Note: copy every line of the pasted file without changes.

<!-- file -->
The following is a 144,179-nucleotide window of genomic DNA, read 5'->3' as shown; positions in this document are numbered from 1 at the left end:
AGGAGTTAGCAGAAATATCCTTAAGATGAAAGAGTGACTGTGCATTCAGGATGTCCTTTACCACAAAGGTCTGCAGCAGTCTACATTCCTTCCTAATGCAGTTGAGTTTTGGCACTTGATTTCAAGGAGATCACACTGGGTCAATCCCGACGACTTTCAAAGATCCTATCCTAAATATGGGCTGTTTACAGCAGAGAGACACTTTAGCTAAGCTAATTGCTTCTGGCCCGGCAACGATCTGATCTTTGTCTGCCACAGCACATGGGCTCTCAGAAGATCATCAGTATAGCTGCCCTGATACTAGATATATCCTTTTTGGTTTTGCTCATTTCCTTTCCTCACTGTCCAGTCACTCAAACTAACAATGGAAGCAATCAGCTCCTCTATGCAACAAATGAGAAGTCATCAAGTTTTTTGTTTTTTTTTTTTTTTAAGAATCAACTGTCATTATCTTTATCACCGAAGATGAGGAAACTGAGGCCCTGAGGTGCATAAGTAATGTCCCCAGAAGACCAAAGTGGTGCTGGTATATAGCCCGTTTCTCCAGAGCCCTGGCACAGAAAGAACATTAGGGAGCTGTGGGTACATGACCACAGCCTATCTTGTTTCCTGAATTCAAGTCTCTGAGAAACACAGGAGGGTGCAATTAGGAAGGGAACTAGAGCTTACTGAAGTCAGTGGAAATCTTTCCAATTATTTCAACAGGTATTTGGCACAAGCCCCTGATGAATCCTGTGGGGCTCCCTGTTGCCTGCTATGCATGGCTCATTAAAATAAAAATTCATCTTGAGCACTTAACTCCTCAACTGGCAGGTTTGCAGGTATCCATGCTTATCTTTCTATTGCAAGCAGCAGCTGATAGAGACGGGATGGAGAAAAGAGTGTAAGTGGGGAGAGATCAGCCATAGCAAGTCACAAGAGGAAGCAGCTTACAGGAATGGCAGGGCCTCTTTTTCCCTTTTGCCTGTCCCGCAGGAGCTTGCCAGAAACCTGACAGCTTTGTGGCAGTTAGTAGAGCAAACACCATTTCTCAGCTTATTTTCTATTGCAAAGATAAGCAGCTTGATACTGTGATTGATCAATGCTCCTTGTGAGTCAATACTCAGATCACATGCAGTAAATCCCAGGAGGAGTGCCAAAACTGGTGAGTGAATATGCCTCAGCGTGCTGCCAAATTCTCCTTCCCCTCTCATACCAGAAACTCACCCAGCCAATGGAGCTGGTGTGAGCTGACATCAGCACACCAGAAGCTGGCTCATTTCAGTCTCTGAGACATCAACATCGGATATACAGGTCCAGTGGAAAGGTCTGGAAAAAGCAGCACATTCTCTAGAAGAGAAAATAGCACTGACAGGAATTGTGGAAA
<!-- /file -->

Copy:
The following is a 144,179-nucleotide window of genomic DNA, read 5'->3' as shown; positions in this document are numbered from 1 at the left end:
AGGAGTTAGCAGAAATATCCTTAAGATGAAAGAGTGACTGTGCATTCAGGATGTCCTTTACCACAAAGGTCTGCAGCAGTCTACATTCCTTCCTAATGCAGTTGAGTTTTGGCACTTGATTTCAAGGAGATCACACTGGGTCAATCCCGACGACTTTCAAAGATCCTATCCTAAATATGGGCTGTTTACAGCAGAGAGACACTTTAGCTAAGCTAATTGCTTCTGGCCCGGCAACGATCTGATCTTTGTCTGCCACAGCACATGGGCTCTCAGAAGATCATCAGTATAGCTGCCCTGATACTAGATATATCCTTTTTGGTTTTGCTCATTTCCTTTCCTCACTGTCCAGTCACTCAAACTAACAATGGAAGCAATCAGCTCCTCTATGCAACAAATGAGAAGTCATCAAGTTTTTTGTTTTTTTTTTTTTTTAAGAATCAACTGTCATTATCTTTATCACCGAAGATGAGGAAACTGAGGCCCTGAGGTGCATAAGTAATGTCCCCAGAAGACCAAAGTGGTGCTGGTATATAGCCCGTTTCTCCAGAGCCCTGGCACAGAAAGAACATTAGGGAGCTGTGGGTACATGACCACAGCCTATCTTGTTTCCTGAATTCAAGTCTCTGAGAAACACAGGAGGGTGCAATTAGGAAGGGAACTAGAGCTTACTGAAGTCAGTGGAAATCTTTCCAATTATTTCAACAGGTATTTGGCACAAGCCCCTGATGAATCCTGTGGGGCTCCCTGTTGCCTGCTATGCATGGCTCATTAAAATAAAAATTCATCTTGAGCACTTAACTCCTCAACTGGCAGGTTTGCAGGTATCCATGCTTATCTTTCTATTGCAAGCAGCAGCTGATAGAGACGGGATGGAGAAAAGAGTGTAAGTGGGGAGAGATCAGCCATAGCAAGTCACAAGAGGAAGCAGCTTACAGGAATGGCAGGGCCTCTTTTTCCCTTTTGCCTGTCCCGCAGGAGCTTGCCAGAAACCTGACAGCTTTGTGGCAGTTAGTAGAGCAAACACCATTTCTCAGCTTATTTTCTATTGCAAAGATAAGCAGCTTGATACTGTGATTGATCAATGCTCCTTGTGAGTCAATACTCAGATCACATGCAGTAAATCCCAGGAGGAGTGCCAAAACTGGTGAGTGAATATGCCTCAGCGTGCTGCCAAATTCTCCTTCCCCTCTCATACCAGAAACTCACCCAGCCAATGGAGCTGGTGTGAGCTGACATCAGCACACCAGAAGCTGGCTCATTTCAGTCTCTGAGACATCAACATCGGATATACAGGTCCAGTGGAAAGGTCTGGAAAAAGCAGCACATTCTCTAGAAGAGAAAATAGCACTGACAGGAATTGTGGAAA